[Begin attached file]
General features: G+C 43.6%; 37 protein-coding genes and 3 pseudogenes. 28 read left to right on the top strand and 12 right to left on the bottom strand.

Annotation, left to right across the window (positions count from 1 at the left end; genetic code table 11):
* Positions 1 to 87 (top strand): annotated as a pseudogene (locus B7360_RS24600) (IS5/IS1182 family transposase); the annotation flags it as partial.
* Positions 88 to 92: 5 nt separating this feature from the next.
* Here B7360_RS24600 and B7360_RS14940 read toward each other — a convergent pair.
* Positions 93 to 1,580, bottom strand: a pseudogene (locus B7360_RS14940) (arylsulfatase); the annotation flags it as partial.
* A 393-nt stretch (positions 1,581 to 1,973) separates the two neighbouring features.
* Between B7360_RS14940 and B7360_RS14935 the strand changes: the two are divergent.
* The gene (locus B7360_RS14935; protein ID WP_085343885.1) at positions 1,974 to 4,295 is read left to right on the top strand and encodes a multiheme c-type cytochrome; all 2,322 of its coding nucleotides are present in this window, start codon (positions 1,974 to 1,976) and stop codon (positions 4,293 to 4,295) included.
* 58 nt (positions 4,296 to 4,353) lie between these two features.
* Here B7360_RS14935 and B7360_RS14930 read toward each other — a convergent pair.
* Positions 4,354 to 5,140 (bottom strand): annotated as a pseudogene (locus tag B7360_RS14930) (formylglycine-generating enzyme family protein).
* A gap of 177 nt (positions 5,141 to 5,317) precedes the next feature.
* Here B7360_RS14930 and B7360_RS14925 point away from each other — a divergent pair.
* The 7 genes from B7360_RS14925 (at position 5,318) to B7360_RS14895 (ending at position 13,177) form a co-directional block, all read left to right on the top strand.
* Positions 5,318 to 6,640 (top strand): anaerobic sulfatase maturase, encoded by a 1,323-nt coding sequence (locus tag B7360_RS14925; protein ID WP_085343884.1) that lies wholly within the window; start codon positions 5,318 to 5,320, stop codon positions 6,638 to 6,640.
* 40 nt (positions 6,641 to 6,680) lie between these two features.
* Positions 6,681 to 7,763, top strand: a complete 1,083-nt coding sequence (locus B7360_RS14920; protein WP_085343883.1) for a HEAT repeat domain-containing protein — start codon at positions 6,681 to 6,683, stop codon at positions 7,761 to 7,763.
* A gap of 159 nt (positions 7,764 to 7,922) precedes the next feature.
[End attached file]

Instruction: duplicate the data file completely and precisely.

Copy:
General features: G+C 43.6%; 37 protein-coding genes and 3 pseudogenes. 28 read left to right on the top strand and 12 right to left on the bottom strand.

Annotation, left to right across the window (positions count from 1 at the left end; genetic code table 11):
* Positions 1 to 87 (top strand): annotated as a pseudogene (locus B7360_RS24600) (IS5/IS1182 family transposase); the annotation flags it as partial.
* Positions 88 to 92: 5 nt separating this feature from the next.
* Here B7360_RS24600 and B7360_RS14940 read toward each other — a convergent pair.
* Positions 93 to 1,580, bottom strand: a pseudogene (locus B7360_RS14940) (arylsulfatase); the annotation flags it as partial.
* A 393-nt stretch (positions 1,581 to 1,973) separates the two neighbouring features.
* Between B7360_RS14940 and B7360_RS14935 the strand changes: the two are divergent.
* The gene (locus B7360_RS14935; protein ID WP_085343885.1) at positions 1,974 to 4,295 is read left to right on the top strand and encodes a multiheme c-type cytochrome; all 2,322 of its coding nucleotides are present in this window, start codon (positions 1,974 to 1,976) and stop codon (positions 4,293 to 4,295) included.
* 58 nt (positions 4,296 to 4,353) lie between these two features.
* Here B7360_RS14935 and B7360_RS14930 read toward each other — a convergent pair.
* Positions 4,354 to 5,140 (bottom strand): annotated as a pseudogene (locus tag B7360_RS14930) (formylglycine-generating enzyme family protein).
* A gap of 177 nt (positions 5,141 to 5,317) precedes the next feature.
* Here B7360_RS14930 and B7360_RS14925 point away from each other — a divergent pair.
* The 7 genes from B7360_RS14925 (at position 5,318) to B7360_RS14895 (ending at position 13,177) form a co-directional block, all read left to right on the top strand.
* Positions 5,318 to 6,640 (top strand): anaerobic sulfatase maturase, encoded by a 1,323-nt coding sequence (locus tag B7360_RS14925; protein ID WP_085343884.1) that lies wholly within the window; start codon positions 5,318 to 5,320, stop codon positions 6,638 to 6,640.
* 40 nt (positions 6,641 to 6,680) lie between these two features.
* Positions 6,681 to 7,763, top strand: a complete 1,083-nt coding sequence (locus B7360_RS14920; protein WP_085343883.1) for a HEAT repeat domain-containing protein — start codon at positions 6,681 to 6,683, stop codon at positions 7,761 to 7,763.
* A gap of 159 nt (positions 7,764 to 7,922) precedes the next feature.